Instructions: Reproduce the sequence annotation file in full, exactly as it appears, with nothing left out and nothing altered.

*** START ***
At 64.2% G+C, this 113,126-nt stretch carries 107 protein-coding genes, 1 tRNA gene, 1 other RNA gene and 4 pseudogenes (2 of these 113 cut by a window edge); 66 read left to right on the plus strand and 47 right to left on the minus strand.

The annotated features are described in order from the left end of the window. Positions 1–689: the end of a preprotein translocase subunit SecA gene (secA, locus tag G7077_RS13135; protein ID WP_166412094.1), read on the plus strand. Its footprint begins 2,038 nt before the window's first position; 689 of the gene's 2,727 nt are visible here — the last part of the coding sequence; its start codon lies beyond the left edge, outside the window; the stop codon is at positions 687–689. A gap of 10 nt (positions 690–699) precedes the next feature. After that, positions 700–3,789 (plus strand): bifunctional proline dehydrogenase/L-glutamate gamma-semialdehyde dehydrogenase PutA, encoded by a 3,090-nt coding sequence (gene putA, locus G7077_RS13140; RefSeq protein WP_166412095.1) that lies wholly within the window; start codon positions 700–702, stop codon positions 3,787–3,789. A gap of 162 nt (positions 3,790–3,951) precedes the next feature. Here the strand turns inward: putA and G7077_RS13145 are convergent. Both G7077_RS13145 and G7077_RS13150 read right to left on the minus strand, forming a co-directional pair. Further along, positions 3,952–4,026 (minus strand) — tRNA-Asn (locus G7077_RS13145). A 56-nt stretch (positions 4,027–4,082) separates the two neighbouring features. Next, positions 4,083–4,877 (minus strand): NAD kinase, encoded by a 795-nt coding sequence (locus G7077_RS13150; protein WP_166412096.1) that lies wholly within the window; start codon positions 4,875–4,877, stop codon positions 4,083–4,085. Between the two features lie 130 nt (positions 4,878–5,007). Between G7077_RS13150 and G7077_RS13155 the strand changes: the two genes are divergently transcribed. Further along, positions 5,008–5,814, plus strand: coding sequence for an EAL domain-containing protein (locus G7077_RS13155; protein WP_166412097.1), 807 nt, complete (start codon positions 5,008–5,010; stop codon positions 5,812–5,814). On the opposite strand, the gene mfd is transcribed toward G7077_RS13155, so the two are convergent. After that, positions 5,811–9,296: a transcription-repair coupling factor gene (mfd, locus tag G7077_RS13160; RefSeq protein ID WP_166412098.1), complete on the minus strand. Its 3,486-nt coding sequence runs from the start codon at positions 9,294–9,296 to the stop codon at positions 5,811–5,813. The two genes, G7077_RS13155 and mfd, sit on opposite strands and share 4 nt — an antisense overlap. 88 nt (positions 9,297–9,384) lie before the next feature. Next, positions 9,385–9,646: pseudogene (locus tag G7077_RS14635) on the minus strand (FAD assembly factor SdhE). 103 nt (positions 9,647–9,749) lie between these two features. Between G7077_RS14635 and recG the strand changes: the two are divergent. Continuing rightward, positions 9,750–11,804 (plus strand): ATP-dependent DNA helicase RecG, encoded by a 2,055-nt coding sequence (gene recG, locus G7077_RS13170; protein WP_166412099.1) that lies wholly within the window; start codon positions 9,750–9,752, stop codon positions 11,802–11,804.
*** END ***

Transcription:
At 64.2% G+C, this 113,126-nt stretch carries 107 protein-coding genes, 1 tRNA gene, 1 other RNA gene and 4 pseudogenes (2 of these 113 cut by a window edge); 66 read left to right on the plus strand and 47 right to left on the minus strand.

The annotated features are described in order from the left end of the window. Positions 1–689: the end of a preprotein translocase subunit SecA gene (secA, locus tag G7077_RS13135; protein ID WP_166412094.1), read on the plus strand. Its footprint begins 2,038 nt before the window's first position; 689 of the gene's 2,727 nt are visible here — the last part of the coding sequence; its start codon lies beyond the left edge, outside the window; the stop codon is at positions 687–689. A gap of 10 nt (positions 690–699) precedes the next feature. After that, positions 700–3,789 (plus strand): bifunctional proline dehydrogenase/L-glutamate gamma-semialdehyde dehydrogenase PutA, encoded by a 3,090-nt coding sequence (gene putA, locus G7077_RS13140; RefSeq protein WP_166412095.1) that lies wholly within the window; start codon positions 700–702, stop codon positions 3,787–3,789. A gap of 162 nt (positions 3,790–3,951) precedes the next feature. Here the strand turns inward: putA and G7077_RS13145 are convergent. Both G7077_RS13145 and G7077_RS13150 read right to left on the minus strand, forming a co-directional pair. Further along, positions 3,952–4,026 (minus strand) — tRNA-Asn (locus G7077_RS13145). A 56-nt stretch (positions 4,027–4,082) separates the two neighbouring features. Next, positions 4,083–4,877 (minus strand): NAD kinase, encoded by a 795-nt coding sequence (locus G7077_RS13150; protein WP_166412096.1) that lies wholly within the window; start codon positions 4,875–4,877, stop codon positions 4,083–4,085. Between the two features lie 130 nt (positions 4,878–5,007). Between G7077_RS13150 and G7077_RS13155 the strand changes: the two genes are divergently transcribed. Further along, positions 5,008–5,814, plus strand: coding sequence for an EAL domain-containing protein (locus G7077_RS13155; protein WP_166412097.1), 807 nt, complete (start codon positions 5,008–5,010; stop codon positions 5,812–5,814). On the opposite strand, the gene mfd is transcribed toward G7077_RS13155, so the two are convergent. After that, positions 5,811–9,296: a transcription-repair coupling factor gene (mfd, locus tag G7077_RS13160; RefSeq protein ID WP_166412098.1), complete on the minus strand. Its 3,486-nt coding sequence runs from the start codon at positions 9,294–9,296 to the stop codon at positions 5,811–5,813. The two genes, G7077_RS13155 and mfd, sit on opposite strands and share 4 nt — an antisense overlap. 88 nt (positions 9,297–9,384) lie before the next feature. Next, positions 9,385–9,646: pseudogene (locus tag G7077_RS14635) on the minus strand (FAD assembly factor SdhE). 103 nt (positions 9,647–9,749) lie between these two features. Between G7077_RS14635 and recG the strand changes: the two are divergent. Continuing rightward, positions 9,750–11,804 (plus strand): ATP-dependent DNA helicase RecG, encoded by a 2,055-nt coding sequence (gene recG, locus G7077_RS13170; protein WP_166412099.1) that lies wholly within the window; start codon positions 9,750–9,752, stop codon positions 11,802–11,804.